Susan Walks in the Sand to Honor Her Father on The Longest Day

Susan Spivock Smith, an Emerald Isle resident, remembers her father as an active and devoted father and grandfather. 

“He was just a great, fun guy,” Susan says. “He liked dancing and music and coaching baseball. He was very social and never met anybody he didn’t know and like.”

But around four years ago, Susan’s dad stopped initiating conversations, and became confused when talking to other people.

“He used to be able to talk and talk and talk about anything,” Susan says. “But he was no longer participating. He was just kind of sitting there.”

When the former marine began falling for scams over the phone and stopped being able to handle his finances properly, Susan decided to take action. So she took him to the doctor and he was diagnosed with Vascular Dementia, a decline in thinking skills caused by conditions that block or reduce blood flow to various regions of the brain, depriving them from oxygen and nutrients. 

“He looked great on the outside,” Susan says. “He was cognizant and could tell you the day of the week, but behind all of that, that’s where it all falls apart.”

After learning of her father’s diagnosis, Susan, a nurse practitioner, immediately began volunteering for the Alzheimer’s Association, working as a volunteer at the New Bern and Wilmington Walks to End Alzheimer’s, and then serving as the Committee Chair of the Walk to End Alzheimer’s – Jacksonville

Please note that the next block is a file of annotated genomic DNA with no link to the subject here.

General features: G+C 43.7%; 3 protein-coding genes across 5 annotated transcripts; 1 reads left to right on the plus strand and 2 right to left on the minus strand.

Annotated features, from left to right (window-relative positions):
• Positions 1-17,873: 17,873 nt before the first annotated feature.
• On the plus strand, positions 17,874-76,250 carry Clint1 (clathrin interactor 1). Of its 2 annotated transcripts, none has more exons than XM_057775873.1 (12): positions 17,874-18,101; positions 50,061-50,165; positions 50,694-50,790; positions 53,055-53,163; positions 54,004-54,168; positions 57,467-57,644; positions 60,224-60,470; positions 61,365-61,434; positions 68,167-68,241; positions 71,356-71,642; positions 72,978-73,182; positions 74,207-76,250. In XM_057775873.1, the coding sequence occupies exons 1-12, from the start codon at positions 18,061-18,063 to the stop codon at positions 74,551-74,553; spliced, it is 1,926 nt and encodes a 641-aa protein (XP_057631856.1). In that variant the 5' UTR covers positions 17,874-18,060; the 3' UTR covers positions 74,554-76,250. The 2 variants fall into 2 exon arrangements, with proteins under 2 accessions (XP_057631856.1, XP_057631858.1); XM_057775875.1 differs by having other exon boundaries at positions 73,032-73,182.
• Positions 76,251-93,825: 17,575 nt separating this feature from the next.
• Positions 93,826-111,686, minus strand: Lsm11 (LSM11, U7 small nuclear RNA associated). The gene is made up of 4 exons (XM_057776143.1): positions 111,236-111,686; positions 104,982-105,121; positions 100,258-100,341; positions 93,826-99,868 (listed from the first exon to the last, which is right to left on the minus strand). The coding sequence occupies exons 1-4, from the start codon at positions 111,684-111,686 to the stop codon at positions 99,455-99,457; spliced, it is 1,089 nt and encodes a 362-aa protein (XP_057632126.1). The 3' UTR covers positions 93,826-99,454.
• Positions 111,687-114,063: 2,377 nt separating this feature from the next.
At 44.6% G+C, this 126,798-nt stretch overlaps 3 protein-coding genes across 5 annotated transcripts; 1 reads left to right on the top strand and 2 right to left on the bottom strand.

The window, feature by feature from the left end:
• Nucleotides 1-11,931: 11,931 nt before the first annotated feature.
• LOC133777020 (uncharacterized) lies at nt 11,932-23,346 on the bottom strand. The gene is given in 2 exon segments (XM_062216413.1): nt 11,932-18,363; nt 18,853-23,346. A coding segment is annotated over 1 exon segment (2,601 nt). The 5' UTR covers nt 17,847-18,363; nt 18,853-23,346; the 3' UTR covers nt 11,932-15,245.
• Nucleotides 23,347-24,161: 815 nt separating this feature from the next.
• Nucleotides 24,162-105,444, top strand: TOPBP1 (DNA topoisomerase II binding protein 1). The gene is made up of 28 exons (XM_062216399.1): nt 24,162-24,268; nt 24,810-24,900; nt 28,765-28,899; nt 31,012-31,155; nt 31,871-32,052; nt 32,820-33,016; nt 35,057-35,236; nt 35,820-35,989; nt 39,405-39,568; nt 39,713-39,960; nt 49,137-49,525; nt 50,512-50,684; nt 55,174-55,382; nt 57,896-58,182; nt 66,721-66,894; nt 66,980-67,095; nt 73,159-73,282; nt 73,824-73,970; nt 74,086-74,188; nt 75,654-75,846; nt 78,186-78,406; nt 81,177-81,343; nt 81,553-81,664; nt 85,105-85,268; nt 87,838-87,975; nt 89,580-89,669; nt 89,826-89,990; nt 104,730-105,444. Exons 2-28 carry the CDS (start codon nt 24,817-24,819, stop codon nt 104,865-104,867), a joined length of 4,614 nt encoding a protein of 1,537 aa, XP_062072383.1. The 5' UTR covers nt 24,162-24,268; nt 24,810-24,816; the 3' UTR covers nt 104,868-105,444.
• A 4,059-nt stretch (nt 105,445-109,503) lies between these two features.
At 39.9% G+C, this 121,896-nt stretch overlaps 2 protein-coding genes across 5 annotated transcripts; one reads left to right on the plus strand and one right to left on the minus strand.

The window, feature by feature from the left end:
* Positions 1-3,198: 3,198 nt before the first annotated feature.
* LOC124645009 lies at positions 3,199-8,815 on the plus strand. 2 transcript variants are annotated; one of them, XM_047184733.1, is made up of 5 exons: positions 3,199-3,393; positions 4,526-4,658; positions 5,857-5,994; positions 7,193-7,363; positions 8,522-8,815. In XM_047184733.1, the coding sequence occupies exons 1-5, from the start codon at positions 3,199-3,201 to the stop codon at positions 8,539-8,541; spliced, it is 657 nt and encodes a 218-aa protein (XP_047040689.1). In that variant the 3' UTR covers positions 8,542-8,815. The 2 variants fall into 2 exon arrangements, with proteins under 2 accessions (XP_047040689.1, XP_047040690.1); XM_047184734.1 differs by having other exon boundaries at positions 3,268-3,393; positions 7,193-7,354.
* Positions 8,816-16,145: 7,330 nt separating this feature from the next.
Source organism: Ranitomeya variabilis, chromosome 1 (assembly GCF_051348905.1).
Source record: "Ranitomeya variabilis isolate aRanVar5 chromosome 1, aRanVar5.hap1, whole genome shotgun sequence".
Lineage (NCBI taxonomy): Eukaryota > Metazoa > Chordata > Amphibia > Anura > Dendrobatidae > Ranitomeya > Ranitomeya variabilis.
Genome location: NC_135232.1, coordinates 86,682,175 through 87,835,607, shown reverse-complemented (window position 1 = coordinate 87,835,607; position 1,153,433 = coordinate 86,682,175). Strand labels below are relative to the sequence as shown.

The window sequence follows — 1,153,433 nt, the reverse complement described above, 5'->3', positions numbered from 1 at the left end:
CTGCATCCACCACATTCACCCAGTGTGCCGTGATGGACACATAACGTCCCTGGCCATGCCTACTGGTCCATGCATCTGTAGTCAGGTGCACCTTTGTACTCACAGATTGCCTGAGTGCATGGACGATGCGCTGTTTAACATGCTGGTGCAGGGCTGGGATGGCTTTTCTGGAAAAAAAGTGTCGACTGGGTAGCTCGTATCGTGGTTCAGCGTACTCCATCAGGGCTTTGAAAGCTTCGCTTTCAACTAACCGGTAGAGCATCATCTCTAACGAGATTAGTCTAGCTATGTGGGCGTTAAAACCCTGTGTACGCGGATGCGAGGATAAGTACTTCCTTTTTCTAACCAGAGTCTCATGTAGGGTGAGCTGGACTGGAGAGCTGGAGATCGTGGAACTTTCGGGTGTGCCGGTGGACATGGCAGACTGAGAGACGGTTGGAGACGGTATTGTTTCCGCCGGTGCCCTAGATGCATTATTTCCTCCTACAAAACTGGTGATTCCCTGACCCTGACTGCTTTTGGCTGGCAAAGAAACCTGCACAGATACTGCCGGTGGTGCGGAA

While serving as the Walk Committee Chair in 2015, Susan was introduced to the Association’s second signature event, The Longest Day: a do-it-yourself fundraiser that takes place on or around the summer solstice to fight the darkness of Alzheimer’s. 

“I went to my friends and we immediately began brainstorming ideas for a fundraiser,” Susan says. “We decided that nothing is better than a walk on the beach in June.”

Susan then created the Emerald Isle Sea Turtle Crawl, a walk from the point of Emerald Isle to Indian Beach and back again, totaling 26 miles.

“We actually walked from sunrise to sunset,” Susan says. “Out first year it was really small, like less than 10 people, but it was so special to see everybody come out and support.”

Now, in order to encourage more participants who may not be able to walk the entire 26-mile stretch, the Emerald Isle Sea Turtle Crawl is a relay-style walk, where each person passes a baton every two miles. As of The Longest Day 2019, the Emerald Isle Sea Turtle Crawl has raised $43,780 total since their inaugural year. 

While they don’t charge an entry fee to participate, Susan and her team raise money by holding a raffle, to win prizes a long weekend at a beach house, sponsored by a local real estate company, as well as books signed by local authors, and other donated items and experiences. Anyone who donates $50 to their event is entered to the raffle. 

“The sun sets a little after 8:00 that day, so we host a Sunset Ceremony right at sunset,” Susan says. “We pick our raffle winners, and always take a sunset picture to show everyone who participated in the fight to end Alzheimer’s. It’s a great way to end the day.”